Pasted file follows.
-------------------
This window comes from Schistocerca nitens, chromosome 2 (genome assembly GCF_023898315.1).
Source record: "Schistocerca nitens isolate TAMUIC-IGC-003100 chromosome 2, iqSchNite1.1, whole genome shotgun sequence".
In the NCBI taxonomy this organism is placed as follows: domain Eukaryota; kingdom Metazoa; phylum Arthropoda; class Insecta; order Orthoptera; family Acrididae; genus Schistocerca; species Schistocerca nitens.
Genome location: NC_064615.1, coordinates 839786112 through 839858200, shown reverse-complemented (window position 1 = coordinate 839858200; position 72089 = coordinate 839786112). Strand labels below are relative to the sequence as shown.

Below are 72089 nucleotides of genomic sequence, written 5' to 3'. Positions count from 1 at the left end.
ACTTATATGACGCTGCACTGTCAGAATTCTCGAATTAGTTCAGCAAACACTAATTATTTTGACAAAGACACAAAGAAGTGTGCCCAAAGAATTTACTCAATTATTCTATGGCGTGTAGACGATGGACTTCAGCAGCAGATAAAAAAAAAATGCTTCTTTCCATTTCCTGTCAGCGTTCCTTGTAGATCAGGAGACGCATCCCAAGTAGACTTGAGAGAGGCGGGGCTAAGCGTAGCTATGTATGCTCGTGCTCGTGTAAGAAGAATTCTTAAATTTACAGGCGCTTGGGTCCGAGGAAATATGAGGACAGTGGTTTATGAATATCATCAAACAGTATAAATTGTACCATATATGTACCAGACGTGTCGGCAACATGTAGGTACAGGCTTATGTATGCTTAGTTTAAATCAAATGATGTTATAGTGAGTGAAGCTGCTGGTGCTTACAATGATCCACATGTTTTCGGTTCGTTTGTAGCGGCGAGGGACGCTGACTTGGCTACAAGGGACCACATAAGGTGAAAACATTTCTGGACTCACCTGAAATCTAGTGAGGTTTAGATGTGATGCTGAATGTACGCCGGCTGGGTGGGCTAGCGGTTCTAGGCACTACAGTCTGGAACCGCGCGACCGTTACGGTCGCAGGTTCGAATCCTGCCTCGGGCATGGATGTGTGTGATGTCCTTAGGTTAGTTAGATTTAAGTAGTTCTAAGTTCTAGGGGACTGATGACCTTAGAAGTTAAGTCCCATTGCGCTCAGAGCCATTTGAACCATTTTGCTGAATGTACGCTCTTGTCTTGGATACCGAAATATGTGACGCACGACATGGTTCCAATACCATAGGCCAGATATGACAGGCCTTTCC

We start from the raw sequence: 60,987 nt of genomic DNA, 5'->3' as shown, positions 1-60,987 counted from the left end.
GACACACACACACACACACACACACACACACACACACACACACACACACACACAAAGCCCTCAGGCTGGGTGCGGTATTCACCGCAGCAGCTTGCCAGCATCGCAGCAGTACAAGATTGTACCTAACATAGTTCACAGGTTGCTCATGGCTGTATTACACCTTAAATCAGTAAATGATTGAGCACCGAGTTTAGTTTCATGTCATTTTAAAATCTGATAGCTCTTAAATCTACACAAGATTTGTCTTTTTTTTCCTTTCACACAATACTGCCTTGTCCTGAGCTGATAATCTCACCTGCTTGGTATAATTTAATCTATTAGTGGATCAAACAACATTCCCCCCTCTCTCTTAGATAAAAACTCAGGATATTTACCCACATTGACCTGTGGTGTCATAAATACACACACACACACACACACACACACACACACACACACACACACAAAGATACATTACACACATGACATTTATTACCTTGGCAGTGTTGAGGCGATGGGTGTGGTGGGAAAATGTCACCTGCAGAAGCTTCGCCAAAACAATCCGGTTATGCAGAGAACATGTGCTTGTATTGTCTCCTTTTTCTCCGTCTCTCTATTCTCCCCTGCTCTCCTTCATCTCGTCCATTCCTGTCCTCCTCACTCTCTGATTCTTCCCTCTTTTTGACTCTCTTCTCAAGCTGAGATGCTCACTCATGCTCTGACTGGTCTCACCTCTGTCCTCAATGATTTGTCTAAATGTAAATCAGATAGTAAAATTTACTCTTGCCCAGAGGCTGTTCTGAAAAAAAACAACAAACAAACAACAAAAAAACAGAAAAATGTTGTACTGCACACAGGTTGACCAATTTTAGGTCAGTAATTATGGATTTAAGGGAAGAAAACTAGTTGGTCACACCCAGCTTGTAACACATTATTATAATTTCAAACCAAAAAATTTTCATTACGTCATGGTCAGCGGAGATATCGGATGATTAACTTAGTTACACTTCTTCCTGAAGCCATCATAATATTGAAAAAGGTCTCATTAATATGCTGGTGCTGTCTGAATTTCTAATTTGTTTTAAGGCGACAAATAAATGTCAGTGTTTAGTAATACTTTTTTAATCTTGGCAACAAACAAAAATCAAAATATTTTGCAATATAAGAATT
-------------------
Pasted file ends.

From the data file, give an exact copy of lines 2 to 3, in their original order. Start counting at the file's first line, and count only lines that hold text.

Source record: "Schistocerca nitens isolate TAMUIC-IGC-003100 chromosome 2, iqSchNite1.1, whole genome shotgun sequence".
In the NCBI taxonomy this organism is placed as follows: domain Eukaryota; kingdom Metazoa; phylum Arthropoda; class Insecta; order Orthoptera; family Acrididae; genus Schistocerca; species Schistocerca nitens.